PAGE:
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Life Health > Long-Term Care Planning

Here's Why Extended Care Planning Remains Critical for Women

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What You Need to Know

  • Maybe you have thought about this before.
  • Certainly, some of your clients have.
  • What about the other ones?

Working women ages 40 and up often juggle career and family obligations in a way that virtually no other demographic group does.

Often at the peak of their earning power, many women in their 40s, 50s, and 60s are also primary caregivers for younger members of their families, and frequently for one or more parents or in-laws as well.

Given these responsibilities, it’s no surprise that women often postpone thinking about their own future, particularly when it comes to potential extended care needs.

Managing Today’s Responsibilities Often Means Neglecting Tomorrow’s Needs

An extended care plan is especially important for women as their life expectancy is roughly five years longer than men’s, meaning many women may find themselves living for years without the assistance of a partner. But, in a 2023 Thrivent survey, only 16% of women said they have an extended care plan in place for themselves.

The same Thrivent survey shows many women recognize that paying for extended care would be a challenge, but many don’t have a full picture of what those costs are likely to be, which makes it difficult to plan for in advance. The survey also found that 78% of women don’t know enough about the cost of receiving extended care to make the right financial decision.

There’s a clear opportunity here for financial advisors to help women prepare for their future right now, while they are still in their prime working years.

How to Help Women Start Thinking About Their Extended Care Needs

Planning for extended care can be tough to do alone, no matter the stage of someone’s life. Expert financial advice can make all the difference and, ultimately, help deliver a better outcome for care.

A financial advisor can start important conversations about what extended care is, explain how it fits into a sound financial strategy, and develop a funding plan that reflects the client’s unique wishes. Part of this process is helping the client determine what her long-term extended care needs are likely to be and explaining the various ways it may impact her life — physically, emotionally, mentally, and financially.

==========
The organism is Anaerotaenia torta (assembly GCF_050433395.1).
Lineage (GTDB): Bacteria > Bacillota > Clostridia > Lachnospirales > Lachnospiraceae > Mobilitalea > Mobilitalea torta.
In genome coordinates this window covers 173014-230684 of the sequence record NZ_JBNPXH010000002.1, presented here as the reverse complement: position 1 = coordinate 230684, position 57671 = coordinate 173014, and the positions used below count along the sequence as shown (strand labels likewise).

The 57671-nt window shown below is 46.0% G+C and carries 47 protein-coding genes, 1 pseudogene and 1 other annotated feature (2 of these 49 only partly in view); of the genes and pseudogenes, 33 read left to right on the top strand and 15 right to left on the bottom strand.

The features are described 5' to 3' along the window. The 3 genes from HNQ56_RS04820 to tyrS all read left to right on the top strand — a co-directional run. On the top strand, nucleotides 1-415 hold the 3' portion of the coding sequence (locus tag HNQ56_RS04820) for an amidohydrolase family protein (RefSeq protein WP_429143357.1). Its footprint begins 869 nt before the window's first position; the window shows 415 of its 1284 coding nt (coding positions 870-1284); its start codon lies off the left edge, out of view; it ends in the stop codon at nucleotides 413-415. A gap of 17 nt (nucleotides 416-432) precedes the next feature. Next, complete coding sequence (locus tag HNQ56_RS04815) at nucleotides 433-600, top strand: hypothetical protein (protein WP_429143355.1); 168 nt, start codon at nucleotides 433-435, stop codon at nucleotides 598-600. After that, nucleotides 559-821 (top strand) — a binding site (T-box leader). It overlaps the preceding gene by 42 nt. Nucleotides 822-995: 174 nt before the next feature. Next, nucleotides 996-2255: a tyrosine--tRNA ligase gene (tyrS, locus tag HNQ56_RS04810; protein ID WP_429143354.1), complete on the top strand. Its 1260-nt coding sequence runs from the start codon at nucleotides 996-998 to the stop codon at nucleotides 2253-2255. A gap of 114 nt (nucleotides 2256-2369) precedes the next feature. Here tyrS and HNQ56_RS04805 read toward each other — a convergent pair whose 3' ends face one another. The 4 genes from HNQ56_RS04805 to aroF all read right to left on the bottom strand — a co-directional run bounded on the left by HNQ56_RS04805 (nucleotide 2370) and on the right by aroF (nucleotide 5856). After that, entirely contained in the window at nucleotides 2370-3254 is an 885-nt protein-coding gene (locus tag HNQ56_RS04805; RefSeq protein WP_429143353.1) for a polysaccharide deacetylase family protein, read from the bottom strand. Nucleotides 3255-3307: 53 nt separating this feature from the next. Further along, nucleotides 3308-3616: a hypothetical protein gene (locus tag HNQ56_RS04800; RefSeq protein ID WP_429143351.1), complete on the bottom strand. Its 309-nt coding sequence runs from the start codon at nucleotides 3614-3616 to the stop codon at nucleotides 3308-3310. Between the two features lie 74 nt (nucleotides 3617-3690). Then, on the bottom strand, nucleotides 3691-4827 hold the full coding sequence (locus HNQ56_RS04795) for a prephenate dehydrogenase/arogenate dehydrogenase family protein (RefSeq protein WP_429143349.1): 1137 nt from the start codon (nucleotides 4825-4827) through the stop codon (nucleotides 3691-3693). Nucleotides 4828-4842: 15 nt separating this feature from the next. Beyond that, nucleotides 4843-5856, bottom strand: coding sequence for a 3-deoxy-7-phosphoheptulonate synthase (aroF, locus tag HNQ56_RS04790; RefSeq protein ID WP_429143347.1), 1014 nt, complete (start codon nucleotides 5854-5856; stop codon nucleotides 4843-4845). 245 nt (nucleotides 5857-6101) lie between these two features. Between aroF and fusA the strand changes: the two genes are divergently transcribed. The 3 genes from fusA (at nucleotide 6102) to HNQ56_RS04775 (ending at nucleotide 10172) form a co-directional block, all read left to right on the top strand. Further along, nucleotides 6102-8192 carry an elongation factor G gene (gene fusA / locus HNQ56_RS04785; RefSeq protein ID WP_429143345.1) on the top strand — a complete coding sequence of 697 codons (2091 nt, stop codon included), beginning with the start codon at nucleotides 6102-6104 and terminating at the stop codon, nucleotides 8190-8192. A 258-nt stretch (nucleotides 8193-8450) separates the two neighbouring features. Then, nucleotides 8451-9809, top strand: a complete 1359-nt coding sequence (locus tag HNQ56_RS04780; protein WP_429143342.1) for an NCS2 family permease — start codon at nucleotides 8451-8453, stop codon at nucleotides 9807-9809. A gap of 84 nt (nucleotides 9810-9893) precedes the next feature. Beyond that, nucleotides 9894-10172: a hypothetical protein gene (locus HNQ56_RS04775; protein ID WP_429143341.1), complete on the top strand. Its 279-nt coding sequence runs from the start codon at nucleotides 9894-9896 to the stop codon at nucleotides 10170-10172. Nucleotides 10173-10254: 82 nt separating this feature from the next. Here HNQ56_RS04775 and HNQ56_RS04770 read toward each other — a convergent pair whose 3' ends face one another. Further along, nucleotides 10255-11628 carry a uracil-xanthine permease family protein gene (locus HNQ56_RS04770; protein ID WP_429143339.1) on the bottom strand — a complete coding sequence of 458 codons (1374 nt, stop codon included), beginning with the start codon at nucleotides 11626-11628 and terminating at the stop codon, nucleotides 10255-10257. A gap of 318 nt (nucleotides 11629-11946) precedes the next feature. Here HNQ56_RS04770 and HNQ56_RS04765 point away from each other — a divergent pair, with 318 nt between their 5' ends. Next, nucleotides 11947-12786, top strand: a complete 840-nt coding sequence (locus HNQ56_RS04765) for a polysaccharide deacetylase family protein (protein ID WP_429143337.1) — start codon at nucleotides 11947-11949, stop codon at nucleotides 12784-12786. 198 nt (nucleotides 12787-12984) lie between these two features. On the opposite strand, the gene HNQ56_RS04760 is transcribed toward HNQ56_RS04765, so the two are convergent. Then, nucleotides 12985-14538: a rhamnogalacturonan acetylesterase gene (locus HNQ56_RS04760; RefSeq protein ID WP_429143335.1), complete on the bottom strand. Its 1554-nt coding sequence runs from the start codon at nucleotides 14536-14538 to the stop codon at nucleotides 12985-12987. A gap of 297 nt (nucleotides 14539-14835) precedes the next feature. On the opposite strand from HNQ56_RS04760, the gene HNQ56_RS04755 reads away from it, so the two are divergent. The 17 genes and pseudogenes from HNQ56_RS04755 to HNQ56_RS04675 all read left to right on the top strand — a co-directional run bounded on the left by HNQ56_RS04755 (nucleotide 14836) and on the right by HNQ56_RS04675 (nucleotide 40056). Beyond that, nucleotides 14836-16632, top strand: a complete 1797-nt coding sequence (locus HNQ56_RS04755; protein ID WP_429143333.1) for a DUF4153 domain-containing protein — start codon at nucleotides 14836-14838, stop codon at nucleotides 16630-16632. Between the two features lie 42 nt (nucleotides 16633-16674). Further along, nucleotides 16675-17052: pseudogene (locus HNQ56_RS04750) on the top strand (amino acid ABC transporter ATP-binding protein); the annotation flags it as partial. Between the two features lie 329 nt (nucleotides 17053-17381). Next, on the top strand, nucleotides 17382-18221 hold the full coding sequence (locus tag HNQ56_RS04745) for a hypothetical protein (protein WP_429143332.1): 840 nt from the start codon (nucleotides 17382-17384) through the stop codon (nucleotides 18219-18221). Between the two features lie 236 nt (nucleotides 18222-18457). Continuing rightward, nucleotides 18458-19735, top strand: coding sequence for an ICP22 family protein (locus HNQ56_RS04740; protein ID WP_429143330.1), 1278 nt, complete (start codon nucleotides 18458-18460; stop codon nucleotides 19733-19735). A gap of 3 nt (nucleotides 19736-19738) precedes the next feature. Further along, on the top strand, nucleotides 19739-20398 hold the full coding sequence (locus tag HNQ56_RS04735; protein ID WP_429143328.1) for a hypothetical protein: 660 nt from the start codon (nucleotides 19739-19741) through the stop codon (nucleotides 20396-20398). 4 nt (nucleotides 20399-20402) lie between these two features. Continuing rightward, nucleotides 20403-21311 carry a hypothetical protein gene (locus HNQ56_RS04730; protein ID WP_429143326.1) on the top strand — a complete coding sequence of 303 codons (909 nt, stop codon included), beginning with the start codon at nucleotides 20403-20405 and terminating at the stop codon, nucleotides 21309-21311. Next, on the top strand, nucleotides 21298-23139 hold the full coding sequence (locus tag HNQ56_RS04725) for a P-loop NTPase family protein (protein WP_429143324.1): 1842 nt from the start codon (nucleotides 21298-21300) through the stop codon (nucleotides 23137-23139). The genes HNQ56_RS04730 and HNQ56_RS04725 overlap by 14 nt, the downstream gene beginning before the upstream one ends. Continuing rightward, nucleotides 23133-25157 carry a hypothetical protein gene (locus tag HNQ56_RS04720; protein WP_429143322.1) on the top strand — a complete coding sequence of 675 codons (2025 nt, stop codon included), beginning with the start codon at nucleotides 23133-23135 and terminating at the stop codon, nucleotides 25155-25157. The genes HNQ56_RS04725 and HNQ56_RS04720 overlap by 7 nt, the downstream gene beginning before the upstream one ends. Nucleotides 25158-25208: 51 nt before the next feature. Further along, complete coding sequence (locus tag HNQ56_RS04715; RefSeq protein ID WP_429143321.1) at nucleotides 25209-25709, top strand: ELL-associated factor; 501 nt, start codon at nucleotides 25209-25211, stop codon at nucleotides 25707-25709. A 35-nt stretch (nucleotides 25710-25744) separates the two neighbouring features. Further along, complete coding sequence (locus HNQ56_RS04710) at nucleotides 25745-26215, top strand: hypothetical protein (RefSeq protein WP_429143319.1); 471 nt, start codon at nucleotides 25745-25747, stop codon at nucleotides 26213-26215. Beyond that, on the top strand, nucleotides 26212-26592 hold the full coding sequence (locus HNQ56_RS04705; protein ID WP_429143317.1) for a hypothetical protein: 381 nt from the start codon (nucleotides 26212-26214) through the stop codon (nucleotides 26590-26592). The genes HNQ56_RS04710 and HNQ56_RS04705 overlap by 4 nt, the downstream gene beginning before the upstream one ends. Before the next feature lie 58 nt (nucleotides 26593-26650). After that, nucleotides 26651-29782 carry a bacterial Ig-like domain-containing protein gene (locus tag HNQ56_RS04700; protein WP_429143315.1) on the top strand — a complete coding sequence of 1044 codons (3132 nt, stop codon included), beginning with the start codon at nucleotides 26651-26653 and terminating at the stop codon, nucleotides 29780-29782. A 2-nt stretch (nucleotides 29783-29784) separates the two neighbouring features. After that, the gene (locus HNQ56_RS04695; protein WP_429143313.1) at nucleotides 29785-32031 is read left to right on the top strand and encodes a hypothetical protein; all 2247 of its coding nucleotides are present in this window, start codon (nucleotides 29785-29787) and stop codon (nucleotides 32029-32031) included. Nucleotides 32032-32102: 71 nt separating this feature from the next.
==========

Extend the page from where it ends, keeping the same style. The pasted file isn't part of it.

They can also help women think through perspectives on family and caretaking. As they’re planning for the future, women probably don’t want to place additional caretaking responsibilities on their children and would rather spend their golden years building meaningful memories and connections with family.

How to plan for those long-term needs will vary depending on where she is in her life. For a woman in her 40s, it’s important she understand the different kinds of financial solutions available — from long-term care insurance to annuities — and the upsides and downsides of each.

With plenty of time ahead in her working life, it’s also the right time for a financial advisor to start a conversation about what her long-term care needs are likely to be. As she gets a clearer picture, she can start planning for extended care while still working toward her other financial priorities.

A woman in her 50s should have at least the beginnings of an extended care plan and identify which financial solutions can best cover whatever funding gaps may exist. Options to bridge those gaps include products that combine long-term care with life insurance — which are often less expensive for women than men — or, depending on her health or other qualifications, an annuity or trust.

Many women in this age group may not realize retirement planning and extended care planning aren’t the same thing, or that neither Medicare nor Medicaid cover specific aspects of long-term care. It underscores the need for financial advisors to communicate the value of developing a funding plan sooner rather than later.

Fortunately, it’s still possible to get an affordable extended care plan at this age, though delaying it further can be costly. For example, a single woman buying long-term care at age 55, for a benefit of $165,000, would pay an annual premium of $1,500. Delaying five years brings that premium up to $1,900 per year. Moreover, long-term care insurance is much more difficult to obtain if she has already suffered a critical health event.

In her 60s, her extended care plan should ideally be finalized and clearly documented, shared with her family, and securely funded. It’s critical at this stage for a financial advisor to make sure there’s flexibility in both her extended care and retirement plans to accommodate anything unexpected.

There are other considerations that financial advisors can help with as well. Who is designated to make health care decisions if she can no longer advocate for herself? Where does she want to be cared for? If at home, how will her house and living arrangements be modified to accommodate her care?

Why a Personalized Plan Is So Important

Whatever their age, there are financial solutions that can help women address critical care needs. But the first step is to get a clear picture of what those needs are likely to be, as those can differ according to family, income level, personal aspirations and age.

A customized plan can help ensure each person is covered appropriately. No matter where they are in their journey, having an extended care plan in place can offer women the foundation and peace of mind to live the life they want — even as they care and attend to the needs of others.

Wendy McCullough. Credit: ThriventWendy McCullough is vice president, solutions pricing and development, at Thrivent.






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